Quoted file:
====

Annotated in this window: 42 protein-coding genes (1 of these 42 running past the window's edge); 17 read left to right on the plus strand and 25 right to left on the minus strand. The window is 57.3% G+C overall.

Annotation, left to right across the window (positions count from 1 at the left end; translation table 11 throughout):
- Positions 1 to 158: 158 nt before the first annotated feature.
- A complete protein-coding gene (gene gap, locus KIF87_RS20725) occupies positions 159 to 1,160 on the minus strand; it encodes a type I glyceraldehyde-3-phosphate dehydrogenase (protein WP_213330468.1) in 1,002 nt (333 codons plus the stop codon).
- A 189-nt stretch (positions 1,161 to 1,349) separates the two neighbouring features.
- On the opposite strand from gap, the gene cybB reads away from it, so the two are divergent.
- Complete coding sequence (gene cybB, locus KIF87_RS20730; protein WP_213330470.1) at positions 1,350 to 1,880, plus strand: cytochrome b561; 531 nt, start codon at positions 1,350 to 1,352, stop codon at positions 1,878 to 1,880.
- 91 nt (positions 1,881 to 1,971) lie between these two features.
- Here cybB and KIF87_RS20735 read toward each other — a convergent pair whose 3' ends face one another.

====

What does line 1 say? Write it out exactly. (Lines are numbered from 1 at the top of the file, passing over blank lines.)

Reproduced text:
Annotated in this window: 42 protein-coding genes (1 of these 42 running past the window's edge); 17 read left to right on the plus strand and 25 right to left on the minus strand. The window is 57.3% G+C overall.